Know Your Rights: Will affects only property owned at the time of death
By By Richard Alderman
Nov. 24, 2012 at 5:24 a.m.
My father gave some of his property away right before he died. His will leaves everything to me. Do I have the right to get back the property he gave away?
You probably do not have the right to any of the property your father gave away before his death. During a person's life, he or she has the right to dispose property in whatever way he or she feels is reasonable. A will deals only with what is left in the person's estate after death. Assuming that your father was mentally competent when he made the gifts, I see no basis for you to seek the return of the property.
I want to build a new fence between my yard and my neighbor's. Do I have a legal right to put it on the property line or must it be on my property?
As far as the law is concerned, you have no right to "trespass" on your neighbor's property. Putting a fence on your neighbor's property would be trespassing. In other words, you may build the fence entirely on your property. If you want to put any of the fence on his property or even have the workers go onto his yard, you must obtain his consent. Of course, there may be community or civic association rules that change this rule.
I co-signed for someone who bought a car. He stopped paying and I had to pay $3,000 to settle the account. Can I recover this money from the person I co-signed for?
As you seem to understand, when you co-sign you must pay in the event the person you co-signed for does not. If you do not pay, it can adversely affect your credit rating and you could even be sued for the debt. If you pay, however, the law gives you the right to be reimbursed by the other party. I suggest you send the person for whom you co-signed a certified letter asking for payment. If he does not reimburse you, file a claim in small claims court. This also is a good time to remind everyone about the dangers of co-signing. In my opinion, you should never co-sign unless you are ready to pay. When a creditor asks for a co-signer, he is basically saying he has doubts that the other person will pay and wants a co-signer as a guarantor. As a co-signer, you should have the same doubts and consider the consequences when the person for whom you co-signed defaults.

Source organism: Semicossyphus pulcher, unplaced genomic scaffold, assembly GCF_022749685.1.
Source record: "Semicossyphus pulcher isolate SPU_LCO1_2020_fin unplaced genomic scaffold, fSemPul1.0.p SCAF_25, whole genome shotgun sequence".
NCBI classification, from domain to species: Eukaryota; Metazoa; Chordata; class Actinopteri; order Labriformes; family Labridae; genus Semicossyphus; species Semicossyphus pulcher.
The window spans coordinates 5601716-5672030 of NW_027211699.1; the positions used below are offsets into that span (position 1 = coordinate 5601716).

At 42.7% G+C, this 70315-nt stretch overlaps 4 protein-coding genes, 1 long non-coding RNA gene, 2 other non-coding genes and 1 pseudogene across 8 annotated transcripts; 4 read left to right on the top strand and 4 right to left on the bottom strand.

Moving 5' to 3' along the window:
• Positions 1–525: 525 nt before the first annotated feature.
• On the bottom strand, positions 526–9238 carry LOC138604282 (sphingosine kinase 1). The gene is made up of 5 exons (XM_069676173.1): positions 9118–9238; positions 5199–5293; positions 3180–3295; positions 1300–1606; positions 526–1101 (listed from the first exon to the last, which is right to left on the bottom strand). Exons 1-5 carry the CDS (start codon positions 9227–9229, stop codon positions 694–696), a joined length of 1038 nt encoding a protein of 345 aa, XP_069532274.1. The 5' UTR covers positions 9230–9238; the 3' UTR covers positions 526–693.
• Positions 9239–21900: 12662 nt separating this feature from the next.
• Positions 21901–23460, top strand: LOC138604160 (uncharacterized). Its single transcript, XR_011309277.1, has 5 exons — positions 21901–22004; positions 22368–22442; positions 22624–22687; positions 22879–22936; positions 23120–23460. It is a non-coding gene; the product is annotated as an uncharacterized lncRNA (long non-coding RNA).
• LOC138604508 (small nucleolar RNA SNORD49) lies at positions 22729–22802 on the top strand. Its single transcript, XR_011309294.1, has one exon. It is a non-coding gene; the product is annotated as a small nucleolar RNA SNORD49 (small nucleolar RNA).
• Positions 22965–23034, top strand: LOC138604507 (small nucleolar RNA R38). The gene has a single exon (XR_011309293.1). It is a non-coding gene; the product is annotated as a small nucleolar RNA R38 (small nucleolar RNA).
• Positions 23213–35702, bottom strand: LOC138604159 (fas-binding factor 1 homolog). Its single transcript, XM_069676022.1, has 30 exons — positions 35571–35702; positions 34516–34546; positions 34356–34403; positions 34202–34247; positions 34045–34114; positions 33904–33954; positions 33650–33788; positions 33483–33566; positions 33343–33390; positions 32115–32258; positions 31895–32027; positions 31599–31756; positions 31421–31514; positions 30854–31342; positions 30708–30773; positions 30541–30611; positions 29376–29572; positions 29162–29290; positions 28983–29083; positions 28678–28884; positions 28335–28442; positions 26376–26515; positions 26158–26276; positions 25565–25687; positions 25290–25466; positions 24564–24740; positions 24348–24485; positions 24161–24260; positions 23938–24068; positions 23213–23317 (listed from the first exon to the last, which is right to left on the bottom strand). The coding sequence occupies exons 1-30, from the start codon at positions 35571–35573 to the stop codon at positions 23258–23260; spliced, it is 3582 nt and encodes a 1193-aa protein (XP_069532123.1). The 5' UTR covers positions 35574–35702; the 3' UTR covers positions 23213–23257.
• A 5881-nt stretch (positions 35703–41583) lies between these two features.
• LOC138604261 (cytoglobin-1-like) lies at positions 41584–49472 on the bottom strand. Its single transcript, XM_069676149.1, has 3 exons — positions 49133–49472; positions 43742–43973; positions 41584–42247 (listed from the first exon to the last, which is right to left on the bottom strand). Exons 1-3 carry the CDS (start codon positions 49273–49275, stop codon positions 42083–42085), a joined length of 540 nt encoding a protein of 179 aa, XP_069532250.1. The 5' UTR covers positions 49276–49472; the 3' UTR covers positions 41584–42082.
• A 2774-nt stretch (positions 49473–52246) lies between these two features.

How long do you need to live together to have a common-law marriage? I was told seven years.
I am often asked questions about how long a couple must live together to have a common-law marriage. In fact, there is no time limit for establishing a common-law marriage. To have a common-law marriage, a couple must agree to be married, hold themselves out as married and live together as married. The time period could be as short as one day.
Can my employer require me to take a polygraph or drug test?
Generally, a private employer may not require you to take a polygraph test, commonly called a lie detector test. There is a limited exception to this rule in the case of certain ongoing investigations of loss or theft. In most cases, however, a non-governmental employer has the right to require you to take a drug test. In fact, you usually can be fired if you refuse to take the test.
I owe a lot of money and can't pay my bills. My largest debts are my student loans. I have been told that even if I file bankruptcy, I will still owe my student loans. Is this true?
As you seem to know, when you file bankruptcy, most of your debts are "discharged." This means that you no longer have any obligation to pay. Not all debts, however, are discharged. Student loans are discharged only if paying them would be an "undue hardship" on the debtor.
Generally, it is very difficult to get a student loan discharged in bankruptcy.
If most of what you owe is for student loans, bankruptcy may not be a good idea. I suggest you speak with an attorney board certified in consumer bankruptcy and get his or her opinion.
Richard Alderman, a consumer advocate popularly known as "the People's Lawyer," is a professor at the University of Houston Law School in Houston. His column appears weekly in the Victoria Advocate. Write to him at UH Law Center, Houston, Texas 77204-6391. He also maintains a Web page at peopleslawyer.net.